Adam Lanza Shooting: Remember the Victims of Newtown This Christmas
We spend all our adult lives seeking to find the persons we once were, in those first shiny days. And it’s a common childhood notion to ponder what we’ll become, on the day when we grow up. If it ever comes. A full score of children will never have these privileges, down in mourning Newtown.
Dostoevsky wrote, “Fathers and elders, I ponder: What is Hell? I maintain that it is the suffering of being unable to love.” Love is also the ability to share great pain, soul-wracking sadness. Love can be a kindred empathy with far-off folk we’ve never met, and sympathy for their bittersweet heart pain.
To coin an understatement, I wish what happened in Newtown could just unhappen. But a wish is the lowest form of desire; as a sentiment, it’s too cheap and easy, worthless without the hard work to make it manifest. Never Again was my heartfelt hope; but hope wasn’t sufficient.
Words probably won’t be enough, either. My vocabulary has been badly un-bowdlerized and befouled by a tiny school’s fantastically hard day, somewhere in the countryside of a state I passed through once. Never again, god-damnit. Color me frustrated, stupid-mad angry, and still impotent in the face of evil.
The best words to describe that awful Friday might be a keening chorus of unimaginable grief, wafting up to the vault of an evidently merciless Heaven. I want to curse in tongues, in unknown and lost languages, until I’m hoarse or the foul deed is undone, whichever comes first. My arrantly human opinion of God’s divine plan has never been lower, if you’ll pardon a small blasphemy.
Long ago, I gave up shooting firearms for private reasons. (I have access to all I want, if I wanted. Why would I?) It was a personal crossroads decision, binding on me alone. Cashing in my firepower investment was the logical next step. All of my guns are only loud memories now, and I keep waiting to miss them, but I don’t. They were inert things of oiled metal, very beautiful, shiny and well-made, extremely valuable; and all of them were not worth the tiniest fingernail of any 6-year-old on the planet. You’d agree?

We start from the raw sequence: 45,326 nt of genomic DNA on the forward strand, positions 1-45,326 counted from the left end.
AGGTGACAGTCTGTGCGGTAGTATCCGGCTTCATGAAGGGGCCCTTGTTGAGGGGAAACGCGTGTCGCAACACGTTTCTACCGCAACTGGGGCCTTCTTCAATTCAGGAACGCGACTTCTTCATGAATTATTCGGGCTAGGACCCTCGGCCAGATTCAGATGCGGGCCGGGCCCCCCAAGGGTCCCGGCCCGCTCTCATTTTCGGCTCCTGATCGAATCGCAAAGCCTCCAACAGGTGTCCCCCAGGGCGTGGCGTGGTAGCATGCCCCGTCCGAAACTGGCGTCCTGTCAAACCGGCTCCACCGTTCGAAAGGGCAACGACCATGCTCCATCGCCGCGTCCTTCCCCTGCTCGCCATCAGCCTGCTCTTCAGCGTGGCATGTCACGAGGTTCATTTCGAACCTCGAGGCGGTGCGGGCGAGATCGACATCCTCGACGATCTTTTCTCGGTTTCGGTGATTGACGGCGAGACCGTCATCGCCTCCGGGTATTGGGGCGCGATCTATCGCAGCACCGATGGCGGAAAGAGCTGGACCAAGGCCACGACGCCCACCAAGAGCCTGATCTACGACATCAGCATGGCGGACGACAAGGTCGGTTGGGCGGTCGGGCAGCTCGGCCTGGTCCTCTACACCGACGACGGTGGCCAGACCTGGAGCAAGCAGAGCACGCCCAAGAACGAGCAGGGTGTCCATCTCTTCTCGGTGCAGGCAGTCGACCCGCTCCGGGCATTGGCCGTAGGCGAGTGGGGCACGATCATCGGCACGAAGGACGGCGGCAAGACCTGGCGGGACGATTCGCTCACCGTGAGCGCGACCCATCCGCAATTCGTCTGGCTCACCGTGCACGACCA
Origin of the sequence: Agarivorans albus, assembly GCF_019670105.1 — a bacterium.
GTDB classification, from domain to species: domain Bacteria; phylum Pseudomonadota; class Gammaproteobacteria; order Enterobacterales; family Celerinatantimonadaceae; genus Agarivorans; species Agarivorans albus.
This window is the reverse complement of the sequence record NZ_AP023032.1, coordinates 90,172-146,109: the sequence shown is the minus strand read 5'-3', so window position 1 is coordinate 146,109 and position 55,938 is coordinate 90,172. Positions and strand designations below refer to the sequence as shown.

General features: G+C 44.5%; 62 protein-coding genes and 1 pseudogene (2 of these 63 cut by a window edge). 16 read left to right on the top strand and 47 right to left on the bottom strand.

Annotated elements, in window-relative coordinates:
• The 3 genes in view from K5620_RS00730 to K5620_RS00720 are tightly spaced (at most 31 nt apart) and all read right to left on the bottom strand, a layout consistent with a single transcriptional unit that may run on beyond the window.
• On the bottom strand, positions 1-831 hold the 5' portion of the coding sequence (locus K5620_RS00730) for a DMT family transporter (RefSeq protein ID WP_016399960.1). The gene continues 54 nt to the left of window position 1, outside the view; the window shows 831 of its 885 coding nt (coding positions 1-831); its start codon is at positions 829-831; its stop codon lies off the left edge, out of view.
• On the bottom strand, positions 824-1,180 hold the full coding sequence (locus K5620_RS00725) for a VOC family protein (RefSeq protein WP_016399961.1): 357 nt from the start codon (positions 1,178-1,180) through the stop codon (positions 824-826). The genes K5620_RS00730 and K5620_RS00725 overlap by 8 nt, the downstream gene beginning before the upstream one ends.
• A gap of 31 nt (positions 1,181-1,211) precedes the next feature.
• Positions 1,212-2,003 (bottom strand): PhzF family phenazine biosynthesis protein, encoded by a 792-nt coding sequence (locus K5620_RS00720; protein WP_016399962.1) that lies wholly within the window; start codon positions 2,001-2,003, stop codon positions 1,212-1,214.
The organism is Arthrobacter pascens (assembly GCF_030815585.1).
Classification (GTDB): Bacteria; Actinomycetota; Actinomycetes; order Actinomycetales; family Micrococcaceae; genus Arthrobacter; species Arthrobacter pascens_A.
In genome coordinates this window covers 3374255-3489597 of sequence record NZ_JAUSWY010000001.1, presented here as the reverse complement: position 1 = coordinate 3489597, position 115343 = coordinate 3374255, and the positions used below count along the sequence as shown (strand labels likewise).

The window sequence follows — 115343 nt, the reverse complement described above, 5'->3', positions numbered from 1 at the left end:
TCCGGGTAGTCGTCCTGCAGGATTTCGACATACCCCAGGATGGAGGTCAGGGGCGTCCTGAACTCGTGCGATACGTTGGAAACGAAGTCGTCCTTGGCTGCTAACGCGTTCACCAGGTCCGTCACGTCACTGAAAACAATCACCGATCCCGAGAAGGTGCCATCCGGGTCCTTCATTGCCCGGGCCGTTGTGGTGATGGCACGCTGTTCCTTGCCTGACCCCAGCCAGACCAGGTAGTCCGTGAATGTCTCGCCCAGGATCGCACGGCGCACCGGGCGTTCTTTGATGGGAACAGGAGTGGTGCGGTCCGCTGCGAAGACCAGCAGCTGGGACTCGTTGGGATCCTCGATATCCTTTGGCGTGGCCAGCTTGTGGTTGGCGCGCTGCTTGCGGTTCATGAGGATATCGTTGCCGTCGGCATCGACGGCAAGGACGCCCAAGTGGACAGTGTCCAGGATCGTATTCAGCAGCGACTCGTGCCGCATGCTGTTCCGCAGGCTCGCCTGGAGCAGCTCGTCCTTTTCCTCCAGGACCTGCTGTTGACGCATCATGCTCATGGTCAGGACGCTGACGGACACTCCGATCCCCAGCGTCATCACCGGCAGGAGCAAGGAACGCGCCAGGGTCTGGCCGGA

My old friend of 20 years, who I call “Rajah,” used to be a child psychologist, unraveling the knotty problems of disturbed kids. A few years ago, his eldest son, barely 25, was murdered a thousand miles from home. When he woke five days ago on Friday, Sandy Hook made his old grief a walking ghost. “Yes, sure. The immensity of pain does relent a bit,” he said. “Over time. I don’t know if it ever vanishes. But Sky got to grow up, to be a good man.” He was surely that, and a classmate and buddy of my daughter’s from K-12, and my friend since he was a first-grader. R.I.P.
As it happens, we both met the killer once in passing, an acquaintance of Raj’s millennial son and his girlfriend, both of whom he murdered; when a neighbor ran over to intervene, she was stabbed multiple times, only surviving because her husband disarmed the killer. He fled, rammed a tree with a car, and expired, to the frustration of the police giving chase. No guns were involved. No comment.
Rajah and I knew two of the victims in the Tucson shooting, a sweet old couple we were proud to break bread with. Someone dear to me in Portland lost her legal mentor and longtime golfing partner in the same fusillade. Citizen involvement in politics is dangerous, and always has been. But schools zones should never be deadly.
In The Teahouse of the August Moon, Marlon Brando does a brilliant turn as Sakini, an Okinawan rogue who explains the matter with Zen simplicity: “Pain makes man think. Thinking makes man wise. Wisdom makes life endurable.” It sounds true; but truth is as hot and beautiful as fire. You can never be too wise, no doubt; but it’s difficult finding wisdom enough to explain the inexplicable whys of this horrifying act, even to yourself.